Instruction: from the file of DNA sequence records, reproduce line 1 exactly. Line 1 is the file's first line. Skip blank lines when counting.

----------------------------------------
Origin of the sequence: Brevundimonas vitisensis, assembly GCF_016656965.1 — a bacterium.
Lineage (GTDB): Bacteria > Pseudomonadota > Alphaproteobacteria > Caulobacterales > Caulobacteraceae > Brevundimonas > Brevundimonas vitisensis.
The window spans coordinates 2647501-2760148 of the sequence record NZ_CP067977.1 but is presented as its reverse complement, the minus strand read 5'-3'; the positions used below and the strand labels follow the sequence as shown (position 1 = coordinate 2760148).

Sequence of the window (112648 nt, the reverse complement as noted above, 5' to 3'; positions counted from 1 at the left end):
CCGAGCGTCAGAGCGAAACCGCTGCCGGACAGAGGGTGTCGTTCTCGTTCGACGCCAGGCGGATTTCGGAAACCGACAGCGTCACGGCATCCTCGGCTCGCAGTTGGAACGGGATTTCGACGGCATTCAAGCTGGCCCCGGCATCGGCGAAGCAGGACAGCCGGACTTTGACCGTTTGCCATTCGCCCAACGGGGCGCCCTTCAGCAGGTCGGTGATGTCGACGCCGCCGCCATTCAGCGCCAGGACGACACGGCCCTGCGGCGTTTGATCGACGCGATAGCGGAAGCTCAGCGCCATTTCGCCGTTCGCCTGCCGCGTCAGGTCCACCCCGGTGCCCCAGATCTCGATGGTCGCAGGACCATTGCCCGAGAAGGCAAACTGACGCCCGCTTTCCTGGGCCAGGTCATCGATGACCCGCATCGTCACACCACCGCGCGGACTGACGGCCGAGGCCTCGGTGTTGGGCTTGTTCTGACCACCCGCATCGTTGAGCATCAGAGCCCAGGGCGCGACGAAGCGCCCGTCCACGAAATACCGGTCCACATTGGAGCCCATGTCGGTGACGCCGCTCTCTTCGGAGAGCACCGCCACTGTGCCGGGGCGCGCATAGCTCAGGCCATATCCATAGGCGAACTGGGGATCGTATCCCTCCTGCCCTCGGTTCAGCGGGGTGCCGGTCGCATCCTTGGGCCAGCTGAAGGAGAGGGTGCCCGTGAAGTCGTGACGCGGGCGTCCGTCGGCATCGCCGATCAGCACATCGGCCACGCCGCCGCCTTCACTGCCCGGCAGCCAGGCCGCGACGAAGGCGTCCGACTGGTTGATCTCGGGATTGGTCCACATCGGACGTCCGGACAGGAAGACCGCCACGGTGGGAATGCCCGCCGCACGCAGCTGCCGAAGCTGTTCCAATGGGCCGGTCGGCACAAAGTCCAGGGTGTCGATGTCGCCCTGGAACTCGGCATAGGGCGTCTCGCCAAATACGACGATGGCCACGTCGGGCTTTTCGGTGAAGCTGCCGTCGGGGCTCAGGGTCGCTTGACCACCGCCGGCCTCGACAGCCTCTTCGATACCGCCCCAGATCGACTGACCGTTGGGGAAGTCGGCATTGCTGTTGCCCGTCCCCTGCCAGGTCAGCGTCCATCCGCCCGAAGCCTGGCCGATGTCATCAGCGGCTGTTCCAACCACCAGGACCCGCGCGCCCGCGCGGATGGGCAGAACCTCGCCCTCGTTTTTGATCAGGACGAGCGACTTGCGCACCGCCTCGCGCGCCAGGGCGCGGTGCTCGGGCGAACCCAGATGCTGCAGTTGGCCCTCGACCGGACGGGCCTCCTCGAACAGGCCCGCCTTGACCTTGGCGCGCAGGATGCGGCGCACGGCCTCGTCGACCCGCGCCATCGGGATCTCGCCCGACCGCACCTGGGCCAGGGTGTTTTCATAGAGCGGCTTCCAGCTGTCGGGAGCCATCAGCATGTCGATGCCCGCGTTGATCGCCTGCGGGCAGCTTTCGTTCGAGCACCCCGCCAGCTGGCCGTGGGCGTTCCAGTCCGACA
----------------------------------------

Origin of the sequence: Brevundimonas vitisensis, assembly GCF_016656965.1 — a bacterium.